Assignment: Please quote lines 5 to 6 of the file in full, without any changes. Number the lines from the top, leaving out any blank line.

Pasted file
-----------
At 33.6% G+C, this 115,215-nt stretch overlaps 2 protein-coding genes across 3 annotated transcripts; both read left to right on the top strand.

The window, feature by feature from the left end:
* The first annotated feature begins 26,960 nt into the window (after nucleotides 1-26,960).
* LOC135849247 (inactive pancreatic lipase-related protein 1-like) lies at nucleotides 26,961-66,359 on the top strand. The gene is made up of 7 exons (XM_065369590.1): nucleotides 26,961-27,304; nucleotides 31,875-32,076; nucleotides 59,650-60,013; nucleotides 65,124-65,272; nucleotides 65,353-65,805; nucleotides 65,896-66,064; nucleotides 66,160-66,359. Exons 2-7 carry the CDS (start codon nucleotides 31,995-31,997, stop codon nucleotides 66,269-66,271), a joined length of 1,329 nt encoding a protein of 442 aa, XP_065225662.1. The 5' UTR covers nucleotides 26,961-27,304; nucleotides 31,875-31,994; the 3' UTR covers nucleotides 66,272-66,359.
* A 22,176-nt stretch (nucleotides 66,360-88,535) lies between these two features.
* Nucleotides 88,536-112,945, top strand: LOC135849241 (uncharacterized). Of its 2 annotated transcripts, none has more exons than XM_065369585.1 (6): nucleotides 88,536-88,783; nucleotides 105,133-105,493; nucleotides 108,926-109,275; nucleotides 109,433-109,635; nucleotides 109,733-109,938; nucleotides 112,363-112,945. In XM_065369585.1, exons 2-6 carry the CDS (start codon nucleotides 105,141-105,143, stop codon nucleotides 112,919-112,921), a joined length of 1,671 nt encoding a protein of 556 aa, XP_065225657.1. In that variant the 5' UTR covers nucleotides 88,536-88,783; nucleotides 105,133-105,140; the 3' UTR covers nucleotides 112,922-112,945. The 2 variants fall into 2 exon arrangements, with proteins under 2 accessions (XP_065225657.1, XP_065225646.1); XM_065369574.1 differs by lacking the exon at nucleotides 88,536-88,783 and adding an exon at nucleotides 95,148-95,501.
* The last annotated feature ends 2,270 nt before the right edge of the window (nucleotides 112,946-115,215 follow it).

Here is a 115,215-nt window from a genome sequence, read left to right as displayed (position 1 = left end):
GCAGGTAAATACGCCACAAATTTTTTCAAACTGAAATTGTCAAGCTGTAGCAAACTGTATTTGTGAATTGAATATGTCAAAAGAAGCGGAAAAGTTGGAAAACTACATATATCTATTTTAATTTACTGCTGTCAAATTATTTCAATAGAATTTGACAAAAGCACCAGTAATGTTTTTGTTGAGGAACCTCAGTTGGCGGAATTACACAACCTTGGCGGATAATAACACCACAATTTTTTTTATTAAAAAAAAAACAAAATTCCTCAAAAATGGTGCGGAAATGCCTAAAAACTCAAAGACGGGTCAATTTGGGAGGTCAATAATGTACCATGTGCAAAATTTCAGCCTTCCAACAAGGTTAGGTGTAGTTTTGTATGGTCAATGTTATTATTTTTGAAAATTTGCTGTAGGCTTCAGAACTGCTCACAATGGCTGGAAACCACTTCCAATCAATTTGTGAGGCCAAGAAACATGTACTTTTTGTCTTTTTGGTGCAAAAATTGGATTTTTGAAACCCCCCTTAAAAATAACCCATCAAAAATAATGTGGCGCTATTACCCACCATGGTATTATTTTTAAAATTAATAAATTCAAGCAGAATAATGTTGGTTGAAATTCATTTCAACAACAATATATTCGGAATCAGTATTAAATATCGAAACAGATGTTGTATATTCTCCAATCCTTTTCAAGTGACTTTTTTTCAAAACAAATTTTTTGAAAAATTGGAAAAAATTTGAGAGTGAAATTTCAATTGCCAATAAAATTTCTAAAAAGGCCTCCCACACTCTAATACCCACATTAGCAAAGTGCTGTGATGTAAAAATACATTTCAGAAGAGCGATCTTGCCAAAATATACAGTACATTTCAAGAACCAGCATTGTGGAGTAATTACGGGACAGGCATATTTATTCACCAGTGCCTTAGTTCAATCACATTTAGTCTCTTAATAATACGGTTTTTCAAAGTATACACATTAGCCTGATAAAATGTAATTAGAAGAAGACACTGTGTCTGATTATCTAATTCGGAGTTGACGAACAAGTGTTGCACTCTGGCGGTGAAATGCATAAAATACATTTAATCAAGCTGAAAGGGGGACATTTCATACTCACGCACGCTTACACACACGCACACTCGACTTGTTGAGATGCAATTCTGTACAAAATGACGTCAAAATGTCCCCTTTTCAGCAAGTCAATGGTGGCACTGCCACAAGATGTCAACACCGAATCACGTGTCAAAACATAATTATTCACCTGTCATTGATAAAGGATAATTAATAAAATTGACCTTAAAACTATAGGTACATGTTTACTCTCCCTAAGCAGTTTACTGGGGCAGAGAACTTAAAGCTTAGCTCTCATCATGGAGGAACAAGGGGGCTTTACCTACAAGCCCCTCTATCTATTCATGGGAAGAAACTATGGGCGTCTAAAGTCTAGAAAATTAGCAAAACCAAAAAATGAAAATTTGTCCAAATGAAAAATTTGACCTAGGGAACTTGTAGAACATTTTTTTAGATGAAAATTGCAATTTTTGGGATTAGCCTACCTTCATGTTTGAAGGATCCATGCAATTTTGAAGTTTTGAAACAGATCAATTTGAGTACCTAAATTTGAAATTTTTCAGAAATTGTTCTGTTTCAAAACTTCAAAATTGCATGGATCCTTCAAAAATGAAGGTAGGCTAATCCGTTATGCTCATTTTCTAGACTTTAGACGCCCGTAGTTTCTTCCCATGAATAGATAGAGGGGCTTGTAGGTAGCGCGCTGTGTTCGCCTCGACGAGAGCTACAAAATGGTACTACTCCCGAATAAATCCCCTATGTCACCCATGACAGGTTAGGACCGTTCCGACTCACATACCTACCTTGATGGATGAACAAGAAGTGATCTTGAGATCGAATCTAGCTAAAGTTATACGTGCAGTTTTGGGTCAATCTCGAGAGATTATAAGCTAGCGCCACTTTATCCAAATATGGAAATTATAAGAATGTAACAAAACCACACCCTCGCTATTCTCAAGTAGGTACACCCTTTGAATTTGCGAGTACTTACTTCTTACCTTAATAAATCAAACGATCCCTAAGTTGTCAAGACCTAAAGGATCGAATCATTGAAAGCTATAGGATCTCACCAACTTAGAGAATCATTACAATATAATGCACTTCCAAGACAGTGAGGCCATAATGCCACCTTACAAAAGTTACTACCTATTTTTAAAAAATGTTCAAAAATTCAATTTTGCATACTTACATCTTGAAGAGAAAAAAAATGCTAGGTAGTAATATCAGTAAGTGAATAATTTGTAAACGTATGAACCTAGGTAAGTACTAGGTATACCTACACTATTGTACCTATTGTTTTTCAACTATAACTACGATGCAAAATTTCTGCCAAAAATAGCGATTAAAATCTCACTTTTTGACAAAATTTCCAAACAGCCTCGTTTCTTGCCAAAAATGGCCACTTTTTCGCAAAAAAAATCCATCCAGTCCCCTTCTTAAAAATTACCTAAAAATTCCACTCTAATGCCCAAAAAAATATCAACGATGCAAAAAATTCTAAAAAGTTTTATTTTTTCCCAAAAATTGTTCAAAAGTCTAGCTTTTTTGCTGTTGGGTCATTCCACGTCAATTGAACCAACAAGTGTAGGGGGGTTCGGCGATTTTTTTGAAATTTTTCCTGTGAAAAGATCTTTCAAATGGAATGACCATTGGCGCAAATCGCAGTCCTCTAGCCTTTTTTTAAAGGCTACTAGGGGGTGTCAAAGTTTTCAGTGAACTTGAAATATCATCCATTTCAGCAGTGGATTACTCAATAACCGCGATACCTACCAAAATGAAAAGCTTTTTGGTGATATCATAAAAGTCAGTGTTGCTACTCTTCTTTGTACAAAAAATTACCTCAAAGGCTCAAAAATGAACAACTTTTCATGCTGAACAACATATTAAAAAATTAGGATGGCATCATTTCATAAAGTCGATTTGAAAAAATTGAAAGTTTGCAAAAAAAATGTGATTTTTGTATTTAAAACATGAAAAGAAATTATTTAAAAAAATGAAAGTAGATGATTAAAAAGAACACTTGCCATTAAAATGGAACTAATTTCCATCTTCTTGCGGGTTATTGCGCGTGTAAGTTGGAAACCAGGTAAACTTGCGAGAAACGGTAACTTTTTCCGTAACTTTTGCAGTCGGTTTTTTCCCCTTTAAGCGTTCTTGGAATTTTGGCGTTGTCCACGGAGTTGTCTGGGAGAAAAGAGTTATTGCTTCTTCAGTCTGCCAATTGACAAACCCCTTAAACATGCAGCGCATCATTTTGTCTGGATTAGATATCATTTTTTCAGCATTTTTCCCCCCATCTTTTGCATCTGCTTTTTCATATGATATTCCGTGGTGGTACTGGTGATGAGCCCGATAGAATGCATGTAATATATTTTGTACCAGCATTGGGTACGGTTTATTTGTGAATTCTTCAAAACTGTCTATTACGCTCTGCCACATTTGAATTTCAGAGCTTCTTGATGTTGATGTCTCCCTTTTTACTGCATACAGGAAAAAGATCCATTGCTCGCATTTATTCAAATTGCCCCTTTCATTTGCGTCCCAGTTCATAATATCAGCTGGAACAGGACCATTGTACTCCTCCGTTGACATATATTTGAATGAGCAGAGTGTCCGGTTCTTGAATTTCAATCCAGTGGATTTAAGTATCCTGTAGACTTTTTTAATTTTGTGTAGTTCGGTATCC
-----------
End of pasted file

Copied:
* A 22,176-nt stretch (nucleotides 66,360-88,535) lies between these two features.
* Nucleotides 88,536-112,945, top strand: LOC135849241 (uncharacterized). Of its 2 annotated transcripts, none has more exons than XM_065369585.1 (6): nucleotides 88,536-88,783; nucleotides 105,133-105,493; nucleotides 108,926-109,275; nucleotides 109,433-109,635; nucleotides 109,733-109,938; nucleotides 112,363-112,945. In XM_065369585.1, exons 2-6 carry the CDS (start codon nucleotides 105,141-105,143, stop codon nucleotides 112,919-112,921), a joined length of 1,671 nt encoding a protein of 556 aa, XP_065225657.1. In that variant the 5' UTR covers nucleotides 88,536-88,783; nucleotides 105,133-105,140; the 3' UTR covers nucleotides 112,922-112,945. The 2 variants fall into 2 exon arrangements, with proteins under 2 accessions (XP_065225657.1, XP_065225646.1); XM_065369574.1 differs by lacking the exon at nucleotides 88,536-88,783 and adding an exon at nucleotides 95,148-95,501.